Godflesh is Justin Broadrick’s industrial project and one of the first groups to really incorporate electronic elements with crushingly heavy music. He even played drums for Napalm Death on Scum which basically makes him Grindcore royalty (if such a thing exists). I’ve never really gotten into Godflesh that much before, but when I saw this I knew I needed to take it home with me. I’d seen the “Crush My Soul” video on the old Earache My Eye tape, but never really delved too deeply into their work as a teenager. Yet, now, here I am with a much greater love of electronic music, a heavier palette, and purchasing old LPs. It seemed perfect to take home an industrial record from 1989. I’ve given it a listem and I was totally right. It’s tight, heavy, and crushing. For a fan of old school electro and old school metal, this is the perfect synthesis of the two.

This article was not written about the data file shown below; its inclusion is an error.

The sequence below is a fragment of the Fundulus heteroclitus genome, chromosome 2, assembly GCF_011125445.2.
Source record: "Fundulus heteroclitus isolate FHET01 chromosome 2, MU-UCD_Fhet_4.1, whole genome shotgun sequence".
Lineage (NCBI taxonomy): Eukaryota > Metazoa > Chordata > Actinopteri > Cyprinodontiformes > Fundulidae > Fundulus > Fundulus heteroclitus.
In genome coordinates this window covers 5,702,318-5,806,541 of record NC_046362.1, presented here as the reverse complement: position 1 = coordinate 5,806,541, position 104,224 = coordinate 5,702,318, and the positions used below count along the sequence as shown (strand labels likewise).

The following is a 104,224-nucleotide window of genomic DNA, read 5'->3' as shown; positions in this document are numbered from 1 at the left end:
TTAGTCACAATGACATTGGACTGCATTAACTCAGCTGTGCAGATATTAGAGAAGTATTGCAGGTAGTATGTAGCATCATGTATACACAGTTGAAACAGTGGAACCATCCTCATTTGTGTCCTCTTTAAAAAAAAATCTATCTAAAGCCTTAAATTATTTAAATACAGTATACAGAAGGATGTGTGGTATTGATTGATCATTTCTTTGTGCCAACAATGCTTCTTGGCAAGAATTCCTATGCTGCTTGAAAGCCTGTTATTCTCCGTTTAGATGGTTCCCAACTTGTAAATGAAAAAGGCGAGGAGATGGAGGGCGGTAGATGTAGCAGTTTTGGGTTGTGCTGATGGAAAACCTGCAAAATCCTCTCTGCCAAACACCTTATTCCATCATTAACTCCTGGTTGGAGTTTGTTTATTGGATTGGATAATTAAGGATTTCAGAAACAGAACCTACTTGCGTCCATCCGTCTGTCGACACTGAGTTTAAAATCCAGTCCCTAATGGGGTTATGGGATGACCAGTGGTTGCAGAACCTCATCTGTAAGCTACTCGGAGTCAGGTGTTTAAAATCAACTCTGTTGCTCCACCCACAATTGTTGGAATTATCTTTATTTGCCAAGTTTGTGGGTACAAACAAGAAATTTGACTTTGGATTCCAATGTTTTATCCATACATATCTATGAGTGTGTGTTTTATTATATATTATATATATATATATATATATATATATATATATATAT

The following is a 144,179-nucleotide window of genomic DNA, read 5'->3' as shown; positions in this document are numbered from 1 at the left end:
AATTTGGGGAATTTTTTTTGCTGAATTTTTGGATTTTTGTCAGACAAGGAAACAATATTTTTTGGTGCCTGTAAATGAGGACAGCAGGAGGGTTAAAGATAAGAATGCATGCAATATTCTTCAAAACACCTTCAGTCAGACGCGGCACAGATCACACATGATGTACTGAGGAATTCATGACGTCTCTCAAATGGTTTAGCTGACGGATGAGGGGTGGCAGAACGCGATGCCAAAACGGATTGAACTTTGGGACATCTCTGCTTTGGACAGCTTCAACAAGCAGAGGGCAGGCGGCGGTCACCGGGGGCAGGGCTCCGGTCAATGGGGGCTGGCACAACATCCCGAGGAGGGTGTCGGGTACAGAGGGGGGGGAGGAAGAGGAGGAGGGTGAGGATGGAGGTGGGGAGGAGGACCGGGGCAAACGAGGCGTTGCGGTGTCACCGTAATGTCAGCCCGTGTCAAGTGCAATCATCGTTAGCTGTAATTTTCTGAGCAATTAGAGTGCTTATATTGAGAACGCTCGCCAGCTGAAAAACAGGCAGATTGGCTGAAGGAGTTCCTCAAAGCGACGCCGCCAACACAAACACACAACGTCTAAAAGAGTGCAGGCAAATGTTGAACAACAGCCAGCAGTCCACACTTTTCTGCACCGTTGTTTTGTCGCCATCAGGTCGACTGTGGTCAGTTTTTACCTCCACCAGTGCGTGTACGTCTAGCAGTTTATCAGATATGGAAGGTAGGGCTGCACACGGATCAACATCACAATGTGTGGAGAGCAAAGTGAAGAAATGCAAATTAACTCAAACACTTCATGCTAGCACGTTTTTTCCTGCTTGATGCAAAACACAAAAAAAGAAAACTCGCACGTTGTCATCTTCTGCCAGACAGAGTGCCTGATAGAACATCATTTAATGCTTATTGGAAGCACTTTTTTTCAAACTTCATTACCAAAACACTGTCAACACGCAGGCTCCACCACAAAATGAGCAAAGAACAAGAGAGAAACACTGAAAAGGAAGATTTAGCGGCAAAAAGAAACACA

I have to admit that this isn’t exactly what I wanted, but I will qualify that by saying that this is one of my favorite metal records of the last decade. No, it is not that I didn’t want to own this particular album—I did and I do—but what I really wanted was a copy of their newest album Scurrilous which just came out at the end of March. Unfortunately there is no way to get it on vinyl so I am stuck with the shitty MP3s Charlie sent me until I can get it. Bummer. Nevertheless, Fortess slays and I am glad to have it in my collection.
So there we are. That is my initial round of vinyl purchases. Will the addition of a turntable make me stop buying CDs? Probably not, but I haven’t really been buying a lot of CDs the last year and a half anyway, so it is not likely to affect something I’ve already slowed down on. Will this become a cash sink into which I throw all of my expendable income? You bet your sweet ass it will. I am enjoying it immensely already and had to fight not to order Computerwelt from the German eBay today. Keep coming back and I’ll keep posting my acquisitions as I acquire them. I hope it will be as fun for you and it is for me.